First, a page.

3. Results and discussion
Before investigating the electrocatalytic activity of Cu(II)-cyclam derivatives, the redox reactions of Ni(II)-cyclam, the most representative electrocatalyst for CO 2 reduction, was examined for comparison. The cyclic voltammograms (CVs) of Ni(II)-cyclam in tri-HCl buffer solution (pH 8.25) are presented in Fig. 2 . In a N 2 -saturated condition, an irreversible reduction wave of Ni(II)/Ni(I) couple apprears at −1.22 V, which matches with prior studies reporting irreversible behaviors of Ni(II)/Ni(I) redox couple on a glassy carbon electrode in tri-HCl buffer and KCl solution [7 , 8] . Some other studies, however, reported quasi-reversible behaviors for the Ni(II)/Ni(I) couple [5 , 6] . It seems that the reversibility of Ni(II)/Ni(I)-cyclam is affected by the experimental conditions (e.g., supporting electrolyte, pH, working electrode materials), which deserves further study. In a CO 2 -saturated solution, a large reduction current corresponding to electrocatalytic CO 2 reduction is observed. The onset potential of the CO 2 reduction is determined to be −1.18 V, which is consistent with prior studies [5 - 8] .
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Cyclic voltammograms of 1 mM Ni(II)-cyclam in 50 mM tri-HCl buffer (pH 8.25) purged with N2 or CO2. The cyclic voltammogram without Ni(II)-cyclam in buffer solution with CO2 is shown for comparison. Glassy carbon working electrode, 50 mV·s−1 scan rate. Inset in Fig. 2: an enlarged view over negative potential limit.
The CVs of Cu(II)-cyclam in tris-HCl buffer with and without CO 2 are shown in Fig. 3 . The reduction of Cu(II)-cyclam takes place through two steps. A Cu(II)/Cu(I) peak appears at −0.85 V (peak A), a Cu(I)/Cu(0) peak at −1.05 V (peak B) [12] , and the solvent decomposition current follows at below −1.2 V. In a CO 2 -saturated solution, the reduction currents are notably increased and the peak potentials are shifted to positive direction (i.e., −0.81 V (peak A’) and −0.97 V (peak B’)). The onset potential of CO 2 reduction by Cu(II)- cyclam is determined about −0.7 V, which is much less negative than that by Ni(II)-cyclam (−1.18 V). The theoretical potential for the CO 2 /CO conversion is known to be −0.78 V vs. Ag/AgCl in pH 8 tris-HCl buffer solution saturated with 1 atm CO 2 [8] . Despite the slightly different experimental conditions, it can be stated that the electrocatalytic CO 2 reduction by Cu(II)-cyclam takes place near the thermodynamic potential. During the anodic scan, however, a large oxidation peak (peak C or peak C’) appears at around 0.0 V, which is attributed to the oxidation of Cu(I) ion/Cu atom released from Cu(I)-cyclam [12] . This manifests a severe demetalation behavior of Cu(II)-cyclam, which is a critical drawback as an electrocatalyst for CO 2 reduction.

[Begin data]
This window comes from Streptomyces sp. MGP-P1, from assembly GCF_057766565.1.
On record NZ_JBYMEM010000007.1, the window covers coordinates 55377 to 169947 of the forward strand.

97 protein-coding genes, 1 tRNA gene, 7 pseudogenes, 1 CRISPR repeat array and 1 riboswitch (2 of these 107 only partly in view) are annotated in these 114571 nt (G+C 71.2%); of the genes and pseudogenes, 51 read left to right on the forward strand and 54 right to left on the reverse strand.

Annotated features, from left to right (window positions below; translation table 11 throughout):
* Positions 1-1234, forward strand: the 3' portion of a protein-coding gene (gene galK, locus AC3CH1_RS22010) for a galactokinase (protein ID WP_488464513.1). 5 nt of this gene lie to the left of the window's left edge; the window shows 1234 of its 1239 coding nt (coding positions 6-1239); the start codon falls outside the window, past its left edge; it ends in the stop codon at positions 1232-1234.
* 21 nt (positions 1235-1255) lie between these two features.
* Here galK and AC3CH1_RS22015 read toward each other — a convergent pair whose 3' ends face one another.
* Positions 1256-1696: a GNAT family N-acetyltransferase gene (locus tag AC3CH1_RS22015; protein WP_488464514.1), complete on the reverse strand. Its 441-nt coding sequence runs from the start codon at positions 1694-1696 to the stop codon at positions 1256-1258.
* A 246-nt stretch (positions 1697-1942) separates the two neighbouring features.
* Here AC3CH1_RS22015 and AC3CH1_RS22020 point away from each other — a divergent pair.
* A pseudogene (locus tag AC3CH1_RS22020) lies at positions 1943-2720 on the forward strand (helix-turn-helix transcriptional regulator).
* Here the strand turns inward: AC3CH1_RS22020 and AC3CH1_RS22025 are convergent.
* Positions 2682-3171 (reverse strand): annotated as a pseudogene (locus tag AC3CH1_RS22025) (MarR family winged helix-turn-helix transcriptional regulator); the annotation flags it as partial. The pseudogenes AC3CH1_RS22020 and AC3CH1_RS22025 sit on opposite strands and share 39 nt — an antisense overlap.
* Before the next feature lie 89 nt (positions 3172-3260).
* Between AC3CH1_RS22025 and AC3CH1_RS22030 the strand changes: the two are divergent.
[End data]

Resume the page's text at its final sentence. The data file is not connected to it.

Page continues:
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(a) Cyclic voltammograms of 1 mM Cu(II)-cyclam in 50 mM tri-HCl buffer (pH 8.25) purged with N2 or CO2. Glassy carbon working electrode, 100 mV·s−1 scan rate. (b) an enlarged view of (a).
The CVs of Cu(II)-PCB-cyclam and Cu(II)-PCB-TE2A, which were rationally designed to mitigate the demetalation behavior of Cu(II)-cyclam are shown in Fig. 4 . It is noted that N-alkylation affects the redox properties of Cu(II)-cyclam in the following three aspects: (1) Cu(II)-PCB-cyclam exhibits only a quasi-reversible redox peak of Cu(II)/Cu(I) couple without showing Cu(I)/Cu redox reaction ( Fig. 4a ). (2) the redox potential of Cu(II)/Cu(I) couple is much more positive (−0.50 V) than that of un-substituted Cu(II)-cyclam (−0.85 V). (3) Cu(II)-PCB-cyclam shows much smaller (< 50%) Cu oxidation current, indicating mitigated demetalation compared to Cu(II)-cyclam.
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Cyclic voltammograms of (a) 1 mM Cu(II)-PCB-cyclam and (b) 1mM Cu(II)-PCB-TE2A in 50 mN tri-HCl buffer (pH 8.25) with and without CO2. Glassy carbon working electrode, 100 mV·s−1 scan rate. Inset in Fig. 4a: an enlarged view over negative potential limit.